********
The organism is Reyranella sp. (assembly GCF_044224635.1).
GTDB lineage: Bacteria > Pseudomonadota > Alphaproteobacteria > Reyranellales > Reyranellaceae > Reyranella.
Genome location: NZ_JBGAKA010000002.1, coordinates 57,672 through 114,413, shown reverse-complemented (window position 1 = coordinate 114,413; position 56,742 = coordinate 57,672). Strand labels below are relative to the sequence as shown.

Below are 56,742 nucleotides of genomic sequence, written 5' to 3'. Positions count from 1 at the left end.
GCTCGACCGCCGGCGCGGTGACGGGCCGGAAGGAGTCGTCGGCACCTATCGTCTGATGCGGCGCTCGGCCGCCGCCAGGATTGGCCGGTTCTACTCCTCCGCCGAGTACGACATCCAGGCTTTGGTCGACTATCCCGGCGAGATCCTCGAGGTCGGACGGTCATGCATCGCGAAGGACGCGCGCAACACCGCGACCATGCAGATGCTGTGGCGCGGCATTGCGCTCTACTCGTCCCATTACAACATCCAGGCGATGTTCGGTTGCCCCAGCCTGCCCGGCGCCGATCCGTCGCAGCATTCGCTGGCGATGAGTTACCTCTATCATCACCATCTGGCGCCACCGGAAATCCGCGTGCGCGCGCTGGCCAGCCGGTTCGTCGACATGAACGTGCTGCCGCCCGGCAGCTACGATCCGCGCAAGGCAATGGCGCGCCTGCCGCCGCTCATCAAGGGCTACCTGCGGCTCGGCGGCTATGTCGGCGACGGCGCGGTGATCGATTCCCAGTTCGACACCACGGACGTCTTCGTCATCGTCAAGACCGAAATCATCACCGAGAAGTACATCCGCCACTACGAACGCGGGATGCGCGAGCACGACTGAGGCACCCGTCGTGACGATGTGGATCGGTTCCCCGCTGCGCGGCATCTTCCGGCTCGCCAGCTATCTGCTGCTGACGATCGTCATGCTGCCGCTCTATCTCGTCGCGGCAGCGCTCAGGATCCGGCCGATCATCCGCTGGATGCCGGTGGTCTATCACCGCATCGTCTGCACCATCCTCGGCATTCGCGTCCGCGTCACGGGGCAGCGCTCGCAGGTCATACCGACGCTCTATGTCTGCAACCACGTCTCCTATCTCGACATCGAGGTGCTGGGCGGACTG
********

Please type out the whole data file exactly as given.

The organism is Reyranella sp. (assembly GCF_044224635.1).
GTDB lineage: Bacteria > Pseudomonadota > Alphaproteobacteria > Reyranellales > Reyranellaceae > Reyranella.
Genome location: NZ_JBGAKA010000002.1, coordinates 57,672 through 114,413, shown reverse-complemented (window position 1 = coordinate 114,413; position 56,742 = coordinate 57,672). Strand labels below are relative to the sequence as shown.

Below are 56,742 nucleotides of genomic sequence, written 5' to 3'. Positions count from 1 at the left end.
GCTCGACCGCCGGCGCGGTGACGGGCCGGAAGGAGTCGTCGGCACCTATCGTCTGATGCGGCGCTCGGCCGCCGCCAGGATTGGCCGGTTCTACTCCTCCGCCGAGTACGACATCCAGGCTTTGGTCGACTATCCCGGCGAGATCCTCGAGGTCGGACGGTCATGCATCGCGAAGGACGCGCGCAACACCGCGACCATGCAGATGCTGTGGCGCGGCATTGCGCTCTACTCGTCCCATTACAACATCCAGGCGATGTTCGGTTGCCCCAGCCTGCCCGGCGCCGATCCGTCGCAGCATTCGCTGGCGATGAGTTACCTCTATCATCACCATCTGGCGCCACCGGAAATCCGCGTGCGCGCGCTGGCCAGCCGGTTCGTCGACATGAACGTGCTGCCGCCCGGCAGCTACGATCCGCGCAAGGCAATGGCGCGCCTGCCGCCGCTCATCAAGGGCTACCTGCGGCTCGGCGGCTATGTCGGCGACGGCGCGGTGATCGATTCCCAGTTCGACACCACGGACGTCTTCGTCATCGTCAAGACCGAAATCATCACCGAGAAGTACATCCGCCACTACGAACGCGGGATGCGCGAGCACGACTGAGGCACCCGTCGTGACGATGTGGATCGGTTCCCCGCTGCGCGGCATCTTCCGGCTCGCCAGCTATCTGCTGCTGACGATCGTCATGCTGCCGCTCTATCTCGTCGCGGCAGCGCTCAGGATCCGGCCGATCATCCGCTGGATGCCGGTGGTCTATCACCGCATCGTCTGCACCATCCTCGGCATTCGCGTCCGCGTCACGGGGCAGCGCTCGCAGGTCATACCGACGCTCTATGTCTGCAACCACGTCTCCTATCTCGACATCGAGGTGCTGGGCGGACTG